J-Stace Makes a Ping Pong Ball Float in Mid-Air

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Can you control a ping pong ball as it floats above a hair dryer? Put your hand-eye coordination skills to the test while learning the important role that forces such as gravity and air pressure play in this simple experiment for kids.



  • At least 1 ping pong ball (2 or 3 would be great)
  • A hair dryer


  1. Plug in the hair dryer and turn it on.
  2. Put it on the highest setting and point it straight up.
  3. Place your ping pong ball above the hair dryer and watch what happens.

Science Behind the Experiment

The ping pong ball floats gently above the hair dryer without shifting sideways or flying across the other side of the room. The airflow from the hair dryer pushes the ping pong ball upwards until its upward force equals the force of gravity pushing down on it. When it reaches this point it gently bounces around, floating where the upward and downward forces are equal. The reason the ping pong ball stays nicely inside the column of air produced by the hair dryer without shifting sideways is due to air pressure.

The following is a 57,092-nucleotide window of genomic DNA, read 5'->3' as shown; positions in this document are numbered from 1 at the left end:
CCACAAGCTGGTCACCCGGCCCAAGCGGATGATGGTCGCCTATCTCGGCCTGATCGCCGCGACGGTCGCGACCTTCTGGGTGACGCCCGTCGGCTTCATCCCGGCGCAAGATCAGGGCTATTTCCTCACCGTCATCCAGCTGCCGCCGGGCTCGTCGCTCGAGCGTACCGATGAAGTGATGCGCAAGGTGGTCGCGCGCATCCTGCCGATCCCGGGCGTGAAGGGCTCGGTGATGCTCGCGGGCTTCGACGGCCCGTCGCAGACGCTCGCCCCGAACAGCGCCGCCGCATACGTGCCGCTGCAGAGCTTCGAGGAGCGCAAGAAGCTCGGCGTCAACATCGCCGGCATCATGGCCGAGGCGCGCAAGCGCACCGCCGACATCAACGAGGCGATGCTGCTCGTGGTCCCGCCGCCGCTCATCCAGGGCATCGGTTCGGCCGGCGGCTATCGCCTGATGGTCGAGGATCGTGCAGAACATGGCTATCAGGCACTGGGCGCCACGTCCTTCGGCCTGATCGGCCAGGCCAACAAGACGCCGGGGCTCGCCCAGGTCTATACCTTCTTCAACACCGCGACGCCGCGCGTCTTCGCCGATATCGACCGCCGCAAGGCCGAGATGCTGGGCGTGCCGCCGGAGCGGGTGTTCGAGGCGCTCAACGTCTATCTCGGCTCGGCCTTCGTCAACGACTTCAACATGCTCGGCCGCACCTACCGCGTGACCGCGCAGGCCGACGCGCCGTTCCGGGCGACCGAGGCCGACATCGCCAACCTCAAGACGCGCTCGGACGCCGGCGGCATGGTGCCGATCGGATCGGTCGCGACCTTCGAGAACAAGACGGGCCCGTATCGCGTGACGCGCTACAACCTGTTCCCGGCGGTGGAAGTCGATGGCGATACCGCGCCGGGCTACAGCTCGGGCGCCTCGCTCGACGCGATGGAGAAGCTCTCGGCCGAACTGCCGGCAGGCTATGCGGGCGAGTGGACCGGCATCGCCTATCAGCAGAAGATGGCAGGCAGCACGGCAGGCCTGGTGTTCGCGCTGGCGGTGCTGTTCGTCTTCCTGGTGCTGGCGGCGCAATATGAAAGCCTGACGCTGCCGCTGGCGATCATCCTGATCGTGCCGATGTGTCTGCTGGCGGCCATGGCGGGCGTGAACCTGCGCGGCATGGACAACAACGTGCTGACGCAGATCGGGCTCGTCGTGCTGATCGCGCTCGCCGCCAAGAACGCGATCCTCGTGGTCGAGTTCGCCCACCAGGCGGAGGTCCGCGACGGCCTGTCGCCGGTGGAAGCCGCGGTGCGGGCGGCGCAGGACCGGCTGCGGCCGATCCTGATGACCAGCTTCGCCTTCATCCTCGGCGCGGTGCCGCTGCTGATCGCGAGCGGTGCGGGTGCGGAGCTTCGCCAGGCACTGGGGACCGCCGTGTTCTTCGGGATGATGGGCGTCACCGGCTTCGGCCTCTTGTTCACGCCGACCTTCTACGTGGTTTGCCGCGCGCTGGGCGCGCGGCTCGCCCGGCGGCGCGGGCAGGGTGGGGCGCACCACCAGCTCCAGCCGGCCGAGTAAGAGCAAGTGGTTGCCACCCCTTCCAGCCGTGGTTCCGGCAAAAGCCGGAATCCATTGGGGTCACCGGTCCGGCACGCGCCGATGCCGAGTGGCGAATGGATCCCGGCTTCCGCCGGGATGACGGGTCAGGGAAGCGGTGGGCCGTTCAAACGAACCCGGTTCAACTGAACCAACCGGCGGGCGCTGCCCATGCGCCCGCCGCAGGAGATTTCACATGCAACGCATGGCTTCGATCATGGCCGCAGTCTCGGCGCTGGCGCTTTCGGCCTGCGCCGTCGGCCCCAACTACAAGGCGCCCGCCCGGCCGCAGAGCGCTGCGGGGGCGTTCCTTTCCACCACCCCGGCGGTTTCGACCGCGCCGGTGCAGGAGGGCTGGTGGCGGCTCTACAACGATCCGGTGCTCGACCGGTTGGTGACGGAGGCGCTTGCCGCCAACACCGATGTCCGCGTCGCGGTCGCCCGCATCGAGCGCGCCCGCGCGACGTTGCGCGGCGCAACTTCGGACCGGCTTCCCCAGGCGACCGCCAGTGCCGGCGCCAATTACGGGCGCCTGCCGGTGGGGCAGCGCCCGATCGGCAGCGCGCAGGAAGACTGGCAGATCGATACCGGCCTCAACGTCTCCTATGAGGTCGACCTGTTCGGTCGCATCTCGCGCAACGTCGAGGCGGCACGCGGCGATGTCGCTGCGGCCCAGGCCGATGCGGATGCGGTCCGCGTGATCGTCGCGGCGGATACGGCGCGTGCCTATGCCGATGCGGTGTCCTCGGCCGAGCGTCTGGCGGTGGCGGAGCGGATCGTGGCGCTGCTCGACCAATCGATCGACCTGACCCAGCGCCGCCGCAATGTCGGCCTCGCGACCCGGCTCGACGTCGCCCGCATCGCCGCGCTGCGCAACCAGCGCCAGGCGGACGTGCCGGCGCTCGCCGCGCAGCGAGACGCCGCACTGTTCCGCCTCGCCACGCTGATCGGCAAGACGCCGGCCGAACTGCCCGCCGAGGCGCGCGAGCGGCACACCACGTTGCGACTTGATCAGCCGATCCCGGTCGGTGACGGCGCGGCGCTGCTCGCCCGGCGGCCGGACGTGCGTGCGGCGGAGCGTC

The fast moving air from the hair dryer creates a column of lower air pressure, the surrounding higher air pressure forces the ping pong ball to stay inside this column, making it easy to move the hair dryer around without losing control of the ping pong ball. he phenomenon keeping the ball in the airstream is called the Coandă effect.


See if you can float 2 or even 3 ping pong balls as an extra challenge.


Science Phrase of the DayCoandă effect is the tendency of a moving fluid, either liquid or gas, to attach itself to a surface and flow along it.